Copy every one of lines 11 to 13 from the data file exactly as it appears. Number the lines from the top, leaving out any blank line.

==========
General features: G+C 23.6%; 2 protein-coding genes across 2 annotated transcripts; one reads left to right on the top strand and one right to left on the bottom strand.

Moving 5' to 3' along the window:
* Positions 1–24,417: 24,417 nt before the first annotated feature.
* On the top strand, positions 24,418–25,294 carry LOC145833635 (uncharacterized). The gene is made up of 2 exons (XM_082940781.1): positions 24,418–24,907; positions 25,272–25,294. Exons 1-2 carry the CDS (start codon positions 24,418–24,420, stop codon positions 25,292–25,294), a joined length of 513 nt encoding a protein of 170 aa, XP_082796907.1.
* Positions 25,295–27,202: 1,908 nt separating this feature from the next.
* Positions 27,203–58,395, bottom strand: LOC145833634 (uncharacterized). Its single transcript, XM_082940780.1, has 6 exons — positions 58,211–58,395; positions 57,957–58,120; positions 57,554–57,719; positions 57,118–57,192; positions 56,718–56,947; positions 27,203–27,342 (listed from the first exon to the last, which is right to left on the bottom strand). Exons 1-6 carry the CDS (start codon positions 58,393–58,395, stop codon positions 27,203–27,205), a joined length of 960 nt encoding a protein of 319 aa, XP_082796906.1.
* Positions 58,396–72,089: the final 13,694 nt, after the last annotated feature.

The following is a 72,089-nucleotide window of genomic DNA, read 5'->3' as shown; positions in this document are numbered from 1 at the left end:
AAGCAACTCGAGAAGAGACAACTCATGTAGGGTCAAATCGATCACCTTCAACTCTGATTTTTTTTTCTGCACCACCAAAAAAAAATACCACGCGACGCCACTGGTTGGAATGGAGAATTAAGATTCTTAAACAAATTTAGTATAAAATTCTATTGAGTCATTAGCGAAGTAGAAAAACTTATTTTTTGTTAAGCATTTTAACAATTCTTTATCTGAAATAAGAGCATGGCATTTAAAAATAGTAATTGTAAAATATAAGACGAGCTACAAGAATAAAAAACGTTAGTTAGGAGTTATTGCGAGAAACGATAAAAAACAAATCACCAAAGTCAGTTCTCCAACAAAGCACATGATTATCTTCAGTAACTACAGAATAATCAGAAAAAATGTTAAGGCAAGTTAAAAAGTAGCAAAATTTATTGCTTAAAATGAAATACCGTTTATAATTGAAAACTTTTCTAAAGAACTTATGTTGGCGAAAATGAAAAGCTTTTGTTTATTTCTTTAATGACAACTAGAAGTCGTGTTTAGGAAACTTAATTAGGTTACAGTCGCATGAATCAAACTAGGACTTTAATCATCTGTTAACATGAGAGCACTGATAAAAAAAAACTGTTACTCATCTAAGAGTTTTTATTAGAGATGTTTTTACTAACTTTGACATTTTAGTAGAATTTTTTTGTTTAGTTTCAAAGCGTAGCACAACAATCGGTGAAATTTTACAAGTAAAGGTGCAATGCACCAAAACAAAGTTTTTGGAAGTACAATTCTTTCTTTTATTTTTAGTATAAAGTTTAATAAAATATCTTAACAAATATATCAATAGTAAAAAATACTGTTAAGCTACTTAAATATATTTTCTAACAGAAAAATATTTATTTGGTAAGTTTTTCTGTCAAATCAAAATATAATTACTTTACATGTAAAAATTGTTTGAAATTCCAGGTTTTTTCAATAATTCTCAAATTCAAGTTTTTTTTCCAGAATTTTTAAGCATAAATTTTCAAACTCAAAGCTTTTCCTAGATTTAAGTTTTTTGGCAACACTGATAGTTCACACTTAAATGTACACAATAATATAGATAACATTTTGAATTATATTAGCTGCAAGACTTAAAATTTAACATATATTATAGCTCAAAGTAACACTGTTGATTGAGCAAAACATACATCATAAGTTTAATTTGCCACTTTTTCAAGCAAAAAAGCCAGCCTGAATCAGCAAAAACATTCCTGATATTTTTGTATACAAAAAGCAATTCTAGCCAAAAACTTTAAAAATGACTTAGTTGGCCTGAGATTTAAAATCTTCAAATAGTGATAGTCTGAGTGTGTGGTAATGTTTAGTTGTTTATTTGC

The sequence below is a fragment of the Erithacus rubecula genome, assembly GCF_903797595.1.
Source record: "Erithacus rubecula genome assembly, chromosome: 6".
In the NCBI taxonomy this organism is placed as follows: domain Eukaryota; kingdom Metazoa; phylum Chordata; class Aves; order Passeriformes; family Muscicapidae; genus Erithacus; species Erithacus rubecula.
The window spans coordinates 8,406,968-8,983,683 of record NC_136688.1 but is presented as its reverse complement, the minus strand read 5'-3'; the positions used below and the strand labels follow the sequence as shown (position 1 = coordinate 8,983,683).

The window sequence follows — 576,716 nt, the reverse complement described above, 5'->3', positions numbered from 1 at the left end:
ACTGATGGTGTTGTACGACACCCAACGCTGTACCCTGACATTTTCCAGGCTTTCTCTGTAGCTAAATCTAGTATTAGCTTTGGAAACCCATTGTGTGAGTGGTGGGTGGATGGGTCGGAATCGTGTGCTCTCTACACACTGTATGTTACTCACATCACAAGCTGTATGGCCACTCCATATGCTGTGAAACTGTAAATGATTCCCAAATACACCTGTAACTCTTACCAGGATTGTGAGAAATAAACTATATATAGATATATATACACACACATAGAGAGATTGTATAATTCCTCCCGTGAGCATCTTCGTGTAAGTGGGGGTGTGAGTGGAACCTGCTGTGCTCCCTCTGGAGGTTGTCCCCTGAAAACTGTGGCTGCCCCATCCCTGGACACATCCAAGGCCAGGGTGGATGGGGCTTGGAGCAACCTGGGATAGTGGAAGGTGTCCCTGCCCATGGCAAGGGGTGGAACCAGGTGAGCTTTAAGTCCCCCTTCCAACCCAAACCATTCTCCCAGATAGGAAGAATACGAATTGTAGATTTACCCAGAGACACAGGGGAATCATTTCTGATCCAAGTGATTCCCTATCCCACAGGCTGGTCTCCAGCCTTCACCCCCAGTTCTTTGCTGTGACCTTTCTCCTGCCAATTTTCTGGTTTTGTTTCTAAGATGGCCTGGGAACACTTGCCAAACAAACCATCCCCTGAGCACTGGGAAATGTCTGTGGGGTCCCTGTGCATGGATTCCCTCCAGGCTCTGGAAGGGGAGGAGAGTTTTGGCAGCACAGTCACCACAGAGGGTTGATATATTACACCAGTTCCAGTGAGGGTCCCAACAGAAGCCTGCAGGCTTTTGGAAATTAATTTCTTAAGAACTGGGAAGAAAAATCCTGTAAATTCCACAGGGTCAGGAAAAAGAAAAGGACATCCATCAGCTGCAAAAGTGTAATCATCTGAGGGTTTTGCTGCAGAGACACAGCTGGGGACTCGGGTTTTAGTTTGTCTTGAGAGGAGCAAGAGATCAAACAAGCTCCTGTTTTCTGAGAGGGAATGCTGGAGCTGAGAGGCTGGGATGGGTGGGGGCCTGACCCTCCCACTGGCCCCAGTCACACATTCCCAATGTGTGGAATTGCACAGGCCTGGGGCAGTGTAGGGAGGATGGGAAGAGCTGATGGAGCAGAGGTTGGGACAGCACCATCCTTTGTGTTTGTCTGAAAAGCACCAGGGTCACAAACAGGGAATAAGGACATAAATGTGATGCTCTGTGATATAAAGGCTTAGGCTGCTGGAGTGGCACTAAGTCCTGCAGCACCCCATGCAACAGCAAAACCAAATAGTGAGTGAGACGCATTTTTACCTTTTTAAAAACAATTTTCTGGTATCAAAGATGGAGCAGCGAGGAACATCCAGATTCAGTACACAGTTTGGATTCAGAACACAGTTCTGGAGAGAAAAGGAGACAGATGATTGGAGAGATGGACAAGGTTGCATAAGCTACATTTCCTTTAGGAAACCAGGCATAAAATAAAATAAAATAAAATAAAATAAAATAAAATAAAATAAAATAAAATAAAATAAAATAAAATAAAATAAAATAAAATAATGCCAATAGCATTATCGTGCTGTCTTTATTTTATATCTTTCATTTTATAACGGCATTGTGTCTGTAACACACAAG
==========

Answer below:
Source record: "Erithacus rubecula genome assembly, chromosome: 6".
In the NCBI taxonomy this organism is placed as follows: domain Eukaryota; kingdom Metazoa; phylum Chordata; class Aves; order Passeriformes; family Muscicapidae; genus Erithacus; species Erithacus rubecula.
The window spans coordinates 8,406,968-8,983,683 of record NC_136688.1 but is presented as its reverse complement, the minus strand read 5'-3'; the positions used below and the strand labels follow the sequence as shown (position 1 = coordinate 8,983,683).